State Secretary for Finance aims at a common EU policy on digital finance strategy by the end of the year
The Federal Government is moving ahead with the digital financial market union. During its EU Council Presidency, it hopes to achieve a political consensus among member states on the EU Commission’s digital finance strategy by the end of the year. This could mean that legislation could already start in Brussels.
“The regulation of stablecoins, the demarcation between tech companies and financial service providers and the financial industry’s access to clouds are the most important issues for our EU Presidency in the area of digitisation and financial markets.” In an interview with the Börsen-Zeitung, State Secretary for Finance Jörg Kukies outlined the working plan for the digital financial market union, which the Federal Government intends to implement during its EU Presidency by the end of the year. EU finance ministers already discussed the plan at an informal meeting in Berlin.
Berlin aims to unite the Member States on a common political line by December.
“Our aim is to achieve as clear a vision as possible of the strategic priorities for a digital financial market union during our Presidency based on the EU Commission’s proposal in Ecofin,” says Kukies.
If the group successfully reaches common conclusions, the legislative process can start. Berlin’s points belong to the EU Commission’s not yet published digital finance strategy.
Nevertheless, the Federal Ministry of Finance’s timetable is ambitious if the Commission is to present the digital finance strategy, as expected, in October. There is little time for negotiations between now and December. “In the negotiations, we will try to reach a Council position on all capital market issues during our Presidency,” said the State Secretary, describing the further process. “We are very hopeful about the Capital Market Union. Proposals have already been made,” he said. “With regard to the digital financial market union, we are waiting for the Commission’s announced legislative proposals in addition to the two strategies for payments.”
The EU Commission had set out a broad field for the strategy in the summer when it called for consultation. The aim is to eliminate the fragmentation of the single market for digital financial services and to support the data-driven financial sector. It is about a new regulatory framework for financial services in the digital age. It should manage risk appropriately while being innovation-friendly and technology-neutral. It also aims to enable consumers and businesses to take advantage of the single digital financial market. Finally, the Commission wants to promote a well-regulated, data-driven financial sector and improve the operational stability of digital systems in the EU financial system.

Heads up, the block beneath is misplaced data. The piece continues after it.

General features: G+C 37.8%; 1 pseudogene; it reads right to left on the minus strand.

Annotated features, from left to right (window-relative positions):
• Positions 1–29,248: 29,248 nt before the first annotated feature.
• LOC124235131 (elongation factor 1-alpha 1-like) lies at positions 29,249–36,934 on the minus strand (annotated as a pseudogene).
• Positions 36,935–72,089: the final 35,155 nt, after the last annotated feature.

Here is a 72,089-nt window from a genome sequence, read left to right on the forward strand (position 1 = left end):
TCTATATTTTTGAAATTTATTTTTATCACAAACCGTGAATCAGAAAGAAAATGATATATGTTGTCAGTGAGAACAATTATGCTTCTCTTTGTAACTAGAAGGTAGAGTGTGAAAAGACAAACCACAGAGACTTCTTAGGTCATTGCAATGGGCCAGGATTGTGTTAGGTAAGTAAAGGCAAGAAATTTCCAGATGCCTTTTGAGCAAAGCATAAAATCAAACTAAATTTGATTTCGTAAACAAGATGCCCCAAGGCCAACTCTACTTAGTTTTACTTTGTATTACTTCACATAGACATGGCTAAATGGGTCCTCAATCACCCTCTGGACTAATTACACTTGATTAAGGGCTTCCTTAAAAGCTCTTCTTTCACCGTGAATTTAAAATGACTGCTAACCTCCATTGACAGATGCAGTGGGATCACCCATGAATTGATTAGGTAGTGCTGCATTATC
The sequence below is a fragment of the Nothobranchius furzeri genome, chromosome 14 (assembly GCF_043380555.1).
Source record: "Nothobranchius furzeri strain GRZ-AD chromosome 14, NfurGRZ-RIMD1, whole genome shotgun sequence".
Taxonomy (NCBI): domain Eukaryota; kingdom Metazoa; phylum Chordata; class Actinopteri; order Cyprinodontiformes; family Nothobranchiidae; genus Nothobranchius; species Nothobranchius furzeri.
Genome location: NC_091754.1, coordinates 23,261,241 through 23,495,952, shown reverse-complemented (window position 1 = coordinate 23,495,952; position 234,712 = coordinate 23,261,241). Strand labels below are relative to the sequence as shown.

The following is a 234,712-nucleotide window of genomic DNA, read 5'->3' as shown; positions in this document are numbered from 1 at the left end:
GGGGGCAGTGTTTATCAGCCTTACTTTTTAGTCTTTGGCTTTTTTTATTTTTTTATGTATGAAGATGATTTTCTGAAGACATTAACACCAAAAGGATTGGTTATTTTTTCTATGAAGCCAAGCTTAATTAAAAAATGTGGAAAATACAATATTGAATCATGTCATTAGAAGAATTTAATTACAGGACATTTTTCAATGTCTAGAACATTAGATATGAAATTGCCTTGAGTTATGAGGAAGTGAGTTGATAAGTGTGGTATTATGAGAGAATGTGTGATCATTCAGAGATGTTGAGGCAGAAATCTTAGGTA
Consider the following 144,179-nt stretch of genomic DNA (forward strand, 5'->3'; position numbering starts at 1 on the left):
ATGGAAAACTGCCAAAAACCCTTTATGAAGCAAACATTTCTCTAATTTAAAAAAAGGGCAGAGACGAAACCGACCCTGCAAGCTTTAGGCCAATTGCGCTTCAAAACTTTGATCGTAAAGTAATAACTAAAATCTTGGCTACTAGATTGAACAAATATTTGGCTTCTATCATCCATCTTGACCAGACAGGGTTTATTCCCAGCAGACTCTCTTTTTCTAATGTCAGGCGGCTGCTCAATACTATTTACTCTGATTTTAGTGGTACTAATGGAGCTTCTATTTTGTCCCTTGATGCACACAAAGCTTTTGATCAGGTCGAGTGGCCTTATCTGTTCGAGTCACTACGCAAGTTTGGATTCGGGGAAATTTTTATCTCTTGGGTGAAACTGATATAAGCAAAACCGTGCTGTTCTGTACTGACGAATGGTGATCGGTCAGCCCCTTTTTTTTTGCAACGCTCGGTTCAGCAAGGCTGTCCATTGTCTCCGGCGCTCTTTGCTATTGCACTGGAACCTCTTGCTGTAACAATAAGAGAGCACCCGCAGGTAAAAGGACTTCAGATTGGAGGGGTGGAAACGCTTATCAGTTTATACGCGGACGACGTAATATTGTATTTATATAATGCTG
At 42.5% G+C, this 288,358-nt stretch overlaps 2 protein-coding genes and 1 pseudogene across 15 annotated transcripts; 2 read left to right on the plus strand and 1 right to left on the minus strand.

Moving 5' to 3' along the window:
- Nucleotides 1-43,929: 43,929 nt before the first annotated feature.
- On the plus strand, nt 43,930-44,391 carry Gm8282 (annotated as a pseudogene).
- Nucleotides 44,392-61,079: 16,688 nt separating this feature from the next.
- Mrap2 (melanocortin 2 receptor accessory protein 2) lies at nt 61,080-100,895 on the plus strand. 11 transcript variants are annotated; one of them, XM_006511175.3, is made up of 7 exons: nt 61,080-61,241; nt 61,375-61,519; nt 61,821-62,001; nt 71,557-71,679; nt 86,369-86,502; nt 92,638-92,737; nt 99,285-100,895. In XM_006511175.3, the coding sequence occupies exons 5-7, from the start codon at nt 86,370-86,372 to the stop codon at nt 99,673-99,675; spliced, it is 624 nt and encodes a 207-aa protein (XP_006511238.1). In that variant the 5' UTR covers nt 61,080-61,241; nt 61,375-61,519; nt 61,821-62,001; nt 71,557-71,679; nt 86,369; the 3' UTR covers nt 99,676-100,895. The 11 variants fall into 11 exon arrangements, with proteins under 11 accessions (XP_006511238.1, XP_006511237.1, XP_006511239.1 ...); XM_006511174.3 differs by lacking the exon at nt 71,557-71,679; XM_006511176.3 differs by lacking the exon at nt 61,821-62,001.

The Wirecard case in Germany shed light on a long recognised but unsolved problem of financial supervision, which is the control of companies that offer services in the financial sector but are not considered financial services providers. Kukies sees a need for EU regulation there. The term “financial holding company” is defined in the Capital Requirements Directive CRR. “We must clearly shift the demarcation between tech companies and financial companies towards a stronger inclusion of services in financial market regulation,” Kukies explains. The issue of “data cloud” is also a question of demarcation. The data company Google recently acquired banks as customers nationwide and offered its cloud services. If financial services providers transfer transactions to the area of pure service providers, questions arise about the scope of financial supervision.
Strict consumer protection
In the case of cryptocurrencies, such as Facebook’s proposed Libra, the German government, together with four other EU countries, is pushing for strict specifications.
“We want clear supervision of cryptocurrencies,” says Kukies. “With our national laws on crypto-custody and the crypto-securities register in the Electronic Securities Act, we are enabling innovation, but within a clear legal framework, thus creating legal certainty.”
Five EU states, including Germany, declared in Berlin that clear Euro-denomination, the explicit regulation of consumer rights and a legally guaranteed right to collateral are central. If the step into the digital future is to succeed, the new financial instruments must also be safe for investors. “We also want to create acceptance among our citizens,” Kukies says, underlining the further plans. “We, therefore, want to set high standards.”
Source: Börsen-Zeitung, 15 September 2020, Angela Wefers, © All rights reserved.
Image: Gerd Altmann/Pixabay